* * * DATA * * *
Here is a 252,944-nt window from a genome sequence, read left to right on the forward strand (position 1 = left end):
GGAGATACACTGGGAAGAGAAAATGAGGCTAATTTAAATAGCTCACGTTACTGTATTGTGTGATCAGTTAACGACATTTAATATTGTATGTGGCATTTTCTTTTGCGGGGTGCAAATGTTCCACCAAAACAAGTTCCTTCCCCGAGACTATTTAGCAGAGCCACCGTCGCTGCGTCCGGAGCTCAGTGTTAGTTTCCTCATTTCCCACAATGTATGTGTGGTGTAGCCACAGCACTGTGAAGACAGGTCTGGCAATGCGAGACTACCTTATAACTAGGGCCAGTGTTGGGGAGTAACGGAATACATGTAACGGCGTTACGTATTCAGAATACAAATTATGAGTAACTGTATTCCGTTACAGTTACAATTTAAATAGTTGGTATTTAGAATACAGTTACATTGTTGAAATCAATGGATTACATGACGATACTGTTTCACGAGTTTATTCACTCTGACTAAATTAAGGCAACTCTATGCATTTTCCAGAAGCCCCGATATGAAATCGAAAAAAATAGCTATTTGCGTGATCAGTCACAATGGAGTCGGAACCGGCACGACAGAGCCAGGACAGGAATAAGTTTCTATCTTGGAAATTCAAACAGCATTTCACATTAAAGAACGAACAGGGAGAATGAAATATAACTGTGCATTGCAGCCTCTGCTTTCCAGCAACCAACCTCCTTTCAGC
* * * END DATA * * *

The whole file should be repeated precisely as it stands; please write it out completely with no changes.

Here is a 252,944-nt window from a genome sequence, read left to right on the forward strand (position 1 = left end):
GGAGATACACTGGGAAGAGAAAATGAGGCTAATTTAAATAGCTCACGTTACTGTATTGTGTGATCAGTTAACGACATTTAATATTGTATGTGGCATTTTCTTTTGCGGGGTGCAAATGTTCCACCAAAACAAGTTCCTTCCCCGAGACTATTTAGCAGAGCCACCGTCGCTGCGTCCGGAGCTCAGTGTTAGTTTCCTCATTTCCCACAATGTATGTGTGGTGTAGCCACAGCACTGTGAAGACAGGTCTGGCAATGCGAGACTACCTTATAACTAGGGCCAGTGTTGGGGAGTAACGGAATACATGTAACGGCGTTACGTATTCAGAATACAAATTATGAGTAACTGTATTCCGTTACAGTTACAATTTAAATAGTTGGTATTTAGAATACAGTTACATTGTTGAAATCAATGGATTACATGACGATACTGTTTCACGAGTTTATTCACTCTGACTAAATTAAGGCAACTCTATGCATTTTCCAGAAGCCCCGATATGAAATCGAAAAAAATAGCTATTTGCGTGATCAGTCACAATGGAGTCGGAACCGGCACGACAGAGCCAGGACAGGAATAAGTTTCTATCTTGGAAATTCAAACAGCATTTCACATTAAAGAACGAACAGGGAGAATGAAATATAACTGTGCATTGCAGCCTCTGCTTTCCAGCAACCAACCTCCTTTCAGC